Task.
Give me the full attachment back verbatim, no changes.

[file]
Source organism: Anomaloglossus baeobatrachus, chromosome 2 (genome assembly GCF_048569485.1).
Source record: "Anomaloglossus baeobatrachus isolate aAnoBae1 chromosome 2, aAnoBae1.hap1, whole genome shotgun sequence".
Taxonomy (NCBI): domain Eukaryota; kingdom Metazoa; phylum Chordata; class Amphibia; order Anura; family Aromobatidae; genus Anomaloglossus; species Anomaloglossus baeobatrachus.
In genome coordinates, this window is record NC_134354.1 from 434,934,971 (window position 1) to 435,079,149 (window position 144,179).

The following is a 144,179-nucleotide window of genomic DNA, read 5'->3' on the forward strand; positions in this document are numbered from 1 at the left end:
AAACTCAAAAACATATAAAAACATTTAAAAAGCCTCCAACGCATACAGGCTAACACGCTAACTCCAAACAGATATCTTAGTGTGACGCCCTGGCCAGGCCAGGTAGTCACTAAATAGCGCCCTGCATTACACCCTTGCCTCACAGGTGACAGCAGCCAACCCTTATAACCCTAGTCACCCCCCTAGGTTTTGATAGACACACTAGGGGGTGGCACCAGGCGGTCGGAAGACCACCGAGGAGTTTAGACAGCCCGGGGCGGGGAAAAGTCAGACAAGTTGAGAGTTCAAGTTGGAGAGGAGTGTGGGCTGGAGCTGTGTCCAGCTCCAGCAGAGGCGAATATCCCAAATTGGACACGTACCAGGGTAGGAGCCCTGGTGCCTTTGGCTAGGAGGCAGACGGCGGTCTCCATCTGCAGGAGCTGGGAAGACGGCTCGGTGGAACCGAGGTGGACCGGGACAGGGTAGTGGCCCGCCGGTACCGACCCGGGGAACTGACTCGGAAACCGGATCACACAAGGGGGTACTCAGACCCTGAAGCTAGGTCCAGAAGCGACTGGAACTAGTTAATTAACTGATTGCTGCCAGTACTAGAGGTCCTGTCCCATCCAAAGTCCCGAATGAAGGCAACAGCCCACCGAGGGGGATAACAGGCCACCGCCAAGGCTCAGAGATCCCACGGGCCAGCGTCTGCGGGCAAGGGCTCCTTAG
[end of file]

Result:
Source organism: Anomaloglossus baeobatrachus, chromosome 2 (genome assembly GCF_048569485.1).
Source record: "Anomaloglossus baeobatrachus isolate aAnoBae1 chromosome 2, aAnoBae1.hap1, whole genome shotgun sequence".
Taxonomy (NCBI): domain Eukaryota; kingdom Metazoa; phylum Chordata; class Amphibia; order Anura; family Aromobatidae; genus Anomaloglossus; species Anomaloglossus baeobatrachus.
In genome coordinates, this window is record NC_134354.1 from 434,934,971 (window position 1) to 435,079,149 (window position 144,179).

The following is a 144,179-nucleotide window of genomic DNA, read 5'->3' on the forward strand; positions in this document are numbered from 1 at the left end:
AAACTCAAAAACATATAAAAACATTTAAAAAGCCTCCAACGCATACAGGCTAACACGCTAACTCCAAACAGATATCTTAGTGTGACGCCCTGGCCAGGCCAGGTAGTCACTAAATAGCGCCCTGCATTACACCCTTGCCTCACAGGTGACAGCAGCCAACCCTTATAACCCTAGTCACCCCCCTAGGTTTTGATAGACACACTAGGGGGTGGCACCAGGCGGTCGGAAGACCACCGAGGAGTTTAGACAGCCCGGGGCGGGGAAAAGTCAGACAAGTTGAGAGTTCAAGTTGGAGAGGAGTGTGGGCTGGAGCTGTGTCCAGCTCCAGCAGAGGCGAATATCCCAAATTGGACACGTACCAGGGTAGGAGCCCTGGTGCCTTTGGCTAGGAGGCAGACGGCGGTCTCCATCTGCAGGAGCTGGGAAGACGGCTCGGTGGAACCGAGGTGGACCGGGACAGGGTAGTGGCCCGCCGGTACCGACCCGGGGAACTGACTCGGAAACCGGATCACACAAGGGGGTACTCAGACCCTGAAGCTAGGTCCAGAAGCGACTGGAACTAGTTAATTAACTGATTGCTGCCAGTACTAGAGGTCCTGTCCCATCCAAAGTCCCGAATGAAGGCAACAGCCCACCGAGGGGGATAACAGGCCACCGCCAAGGCTCAGAGATCCCACGGGCCAGCGTCTGCGGGCAAGGGCTCCTTAG